Today I hope to offer a few homeschool time management tips. It is my hope these tips will be something you can incorporate to avoid slump and overwhelm later
Back-to-School Time Management Tips
Pick a method and stick with it- Don’t “throw the baby out with the bathwater” too fast. It takes at least 40 days to adjust to a new routine. Just because a routine or planning method doesn’t work at first, doesn’t mean it will never work. You may need more time to iron out the wrinkles.
Expect the unexpected- We lay out our bright, shiny new schedule at the beginning of the year. Then life happens. Someone gets sick. There’s a job transfer. You face a death in the family. Your schedule gets out of whack and you get frustrated. Leave in flex time! Add in a few “buffer” days- sort of like how public schools add in extra days for snow days.
Buffer your day- Often we forget to add in transitional time to our daily routine. It can take children a while to transition from activity to activity. This is not because they are stubborn or not listening. It’s because their brains take longer to transition and transition is sometimes hard. Give yourself a 5-10 minute buffer between each activity. You may even need to make that longer if you have young children, a baby at home, or a child with special needs. This can make a dramatic change in your homeschool routine.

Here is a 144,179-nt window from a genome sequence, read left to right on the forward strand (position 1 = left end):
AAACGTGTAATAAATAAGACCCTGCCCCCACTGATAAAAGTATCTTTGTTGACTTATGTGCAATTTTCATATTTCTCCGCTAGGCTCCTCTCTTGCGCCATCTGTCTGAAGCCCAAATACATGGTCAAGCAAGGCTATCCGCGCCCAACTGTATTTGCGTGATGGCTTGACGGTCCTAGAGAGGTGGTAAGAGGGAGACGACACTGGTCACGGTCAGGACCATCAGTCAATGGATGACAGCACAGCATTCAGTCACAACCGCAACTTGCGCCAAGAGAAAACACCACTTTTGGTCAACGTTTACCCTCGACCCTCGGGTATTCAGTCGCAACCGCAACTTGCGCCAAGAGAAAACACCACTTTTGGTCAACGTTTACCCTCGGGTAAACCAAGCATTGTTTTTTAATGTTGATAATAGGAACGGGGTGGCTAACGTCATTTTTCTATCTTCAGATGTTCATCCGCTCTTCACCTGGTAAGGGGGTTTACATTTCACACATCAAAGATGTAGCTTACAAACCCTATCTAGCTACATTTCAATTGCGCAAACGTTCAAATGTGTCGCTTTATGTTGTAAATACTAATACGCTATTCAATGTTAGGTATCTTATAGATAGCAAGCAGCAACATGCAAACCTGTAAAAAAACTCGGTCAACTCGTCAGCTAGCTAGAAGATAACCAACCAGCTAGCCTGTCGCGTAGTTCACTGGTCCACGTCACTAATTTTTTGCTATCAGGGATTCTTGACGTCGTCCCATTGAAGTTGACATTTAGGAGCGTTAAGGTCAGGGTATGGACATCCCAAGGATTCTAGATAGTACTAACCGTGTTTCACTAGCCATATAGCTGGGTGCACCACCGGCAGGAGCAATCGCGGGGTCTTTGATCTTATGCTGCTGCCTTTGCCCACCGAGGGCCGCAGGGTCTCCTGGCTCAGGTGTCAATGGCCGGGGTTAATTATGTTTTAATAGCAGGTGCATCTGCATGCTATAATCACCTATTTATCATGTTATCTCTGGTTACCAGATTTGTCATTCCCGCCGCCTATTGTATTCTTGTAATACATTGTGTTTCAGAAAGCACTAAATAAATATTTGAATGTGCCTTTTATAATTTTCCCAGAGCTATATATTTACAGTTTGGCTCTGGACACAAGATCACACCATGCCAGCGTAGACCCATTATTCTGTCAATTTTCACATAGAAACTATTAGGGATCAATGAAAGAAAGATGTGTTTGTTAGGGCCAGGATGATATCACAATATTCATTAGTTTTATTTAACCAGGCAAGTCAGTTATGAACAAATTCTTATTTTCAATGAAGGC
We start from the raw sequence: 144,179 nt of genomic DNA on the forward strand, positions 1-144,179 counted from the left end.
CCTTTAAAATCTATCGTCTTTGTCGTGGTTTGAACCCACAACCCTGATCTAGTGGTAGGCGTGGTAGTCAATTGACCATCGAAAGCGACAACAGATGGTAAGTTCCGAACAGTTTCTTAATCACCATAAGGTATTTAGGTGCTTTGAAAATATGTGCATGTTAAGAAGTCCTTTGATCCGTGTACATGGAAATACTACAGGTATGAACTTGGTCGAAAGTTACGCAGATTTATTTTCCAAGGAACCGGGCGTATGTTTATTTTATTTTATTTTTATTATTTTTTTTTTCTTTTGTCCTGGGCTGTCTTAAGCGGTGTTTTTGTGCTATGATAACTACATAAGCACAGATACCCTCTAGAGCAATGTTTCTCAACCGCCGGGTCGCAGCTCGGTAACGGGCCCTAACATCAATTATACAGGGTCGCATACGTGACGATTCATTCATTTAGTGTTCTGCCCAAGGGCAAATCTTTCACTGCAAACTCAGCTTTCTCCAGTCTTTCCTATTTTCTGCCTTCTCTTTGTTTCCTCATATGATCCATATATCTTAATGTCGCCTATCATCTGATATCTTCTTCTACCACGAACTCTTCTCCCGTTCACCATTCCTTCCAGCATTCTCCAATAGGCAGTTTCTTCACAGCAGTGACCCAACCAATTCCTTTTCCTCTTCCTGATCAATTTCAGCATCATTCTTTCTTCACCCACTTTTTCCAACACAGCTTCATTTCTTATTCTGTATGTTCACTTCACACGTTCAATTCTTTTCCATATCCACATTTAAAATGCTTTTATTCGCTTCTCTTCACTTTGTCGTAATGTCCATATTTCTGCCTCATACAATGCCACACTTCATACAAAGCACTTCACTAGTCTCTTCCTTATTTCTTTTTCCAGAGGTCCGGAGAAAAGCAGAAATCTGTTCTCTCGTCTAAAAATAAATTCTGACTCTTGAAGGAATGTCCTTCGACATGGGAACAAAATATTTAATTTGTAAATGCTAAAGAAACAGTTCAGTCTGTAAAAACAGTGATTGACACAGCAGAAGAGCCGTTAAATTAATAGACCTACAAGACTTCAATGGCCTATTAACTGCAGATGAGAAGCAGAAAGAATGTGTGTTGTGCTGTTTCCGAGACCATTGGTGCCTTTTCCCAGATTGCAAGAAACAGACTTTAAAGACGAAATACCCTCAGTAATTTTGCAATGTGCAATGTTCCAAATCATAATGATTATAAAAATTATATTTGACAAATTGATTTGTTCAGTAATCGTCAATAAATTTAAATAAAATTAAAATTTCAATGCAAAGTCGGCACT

Plan like a funnel- Start out with a broad overview of where you hope to be by the end of the year. Then schedule out each element. It can be helpful to have goals for each month set at the beginning of the school year. Then, perhaps, only do a detailed schedule for every six-eight weeks. Keeping the idea of a funnel in mind is helpful. Broad for what’s to come, narrow for what’s happening now.
Schedule in time for YOU- Give yourself at least an hour a week of YOU time. No kids, no responsibility. Make it two if you can. An hour to relax and unwind alone does remarkable things. If you can add in another hour to take time to learn and nurture your interests, even better.